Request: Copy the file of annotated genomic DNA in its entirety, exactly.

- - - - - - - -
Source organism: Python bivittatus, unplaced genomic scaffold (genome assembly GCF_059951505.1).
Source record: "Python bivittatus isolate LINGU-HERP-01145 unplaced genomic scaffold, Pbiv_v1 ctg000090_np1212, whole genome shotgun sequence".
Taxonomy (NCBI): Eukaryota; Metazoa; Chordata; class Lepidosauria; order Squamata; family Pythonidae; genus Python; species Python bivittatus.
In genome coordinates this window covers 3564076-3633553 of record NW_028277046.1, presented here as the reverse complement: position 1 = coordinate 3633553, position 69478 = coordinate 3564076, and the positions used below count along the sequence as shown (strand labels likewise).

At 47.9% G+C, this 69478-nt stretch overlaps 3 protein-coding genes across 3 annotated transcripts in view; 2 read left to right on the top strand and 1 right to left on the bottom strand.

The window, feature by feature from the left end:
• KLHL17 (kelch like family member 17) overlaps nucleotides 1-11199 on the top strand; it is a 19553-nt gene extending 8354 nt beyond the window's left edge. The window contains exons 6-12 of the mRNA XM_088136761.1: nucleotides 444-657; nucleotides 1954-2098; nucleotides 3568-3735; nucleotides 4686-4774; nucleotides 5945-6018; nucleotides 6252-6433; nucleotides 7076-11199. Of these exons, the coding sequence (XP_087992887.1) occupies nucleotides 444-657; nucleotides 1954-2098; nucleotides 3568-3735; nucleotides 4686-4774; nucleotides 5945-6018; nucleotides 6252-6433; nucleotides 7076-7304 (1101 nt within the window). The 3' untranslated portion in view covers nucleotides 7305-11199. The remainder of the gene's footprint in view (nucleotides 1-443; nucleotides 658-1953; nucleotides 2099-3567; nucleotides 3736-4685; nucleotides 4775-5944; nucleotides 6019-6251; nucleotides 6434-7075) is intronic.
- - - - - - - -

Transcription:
Source organism: Python bivittatus, unplaced genomic scaffold (genome assembly GCF_059951505.1).
Source record: "Python bivittatus isolate LINGU-HERP-01145 unplaced genomic scaffold, Pbiv_v1 ctg000090_np1212, whole genome shotgun sequence".
Taxonomy (NCBI): Eukaryota; Metazoa; Chordata; class Lepidosauria; order Squamata; family Pythonidae; genus Python; species Python bivittatus.
In genome coordinates this window covers 3564076-3633553 of record NW_028277046.1, presented here as the reverse complement: position 1 = coordinate 3633553, position 69478 = coordinate 3564076, and the positions used below count along the sequence as shown (strand labels likewise).

At 47.9% G+C, this 69478-nt stretch overlaps 3 protein-coding genes across 3 annotated transcripts in view; 2 read left to right on the top strand and 1 right to left on the bottom strand.

The window, feature by feature from the left end:
• KLHL17 (kelch like family member 17) overlaps nucleotides 1-11199 on the top strand; it is a 19553-nt gene extending 8354 nt beyond the window's left edge. The window contains exons 6-12 of the mRNA XM_088136761.1: nucleotides 444-657; nucleotides 1954-2098; nucleotides 3568-3735; nucleotides 4686-4774; nucleotides 5945-6018; nucleotides 6252-6433; nucleotides 7076-11199. Of these exons, the coding sequence (XP_087992887.1) occupies nucleotides 444-657; nucleotides 1954-2098; nucleotides 3568-3735; nucleotides 4686-4774; nucleotides 5945-6018; nucleotides 6252-6433; nucleotides 7076-7304 (1101 nt within the window). The 3' untranslated portion in view covers nucleotides 7305-11199. The remainder of the gene's footprint in view (nucleotides 1-443; nucleotides 658-1953; nucleotides 2099-3567; nucleotides 3736-4685; nucleotides 4775-5944; nucleotides 6019-6251; nucleotides 6434-7075) is intronic.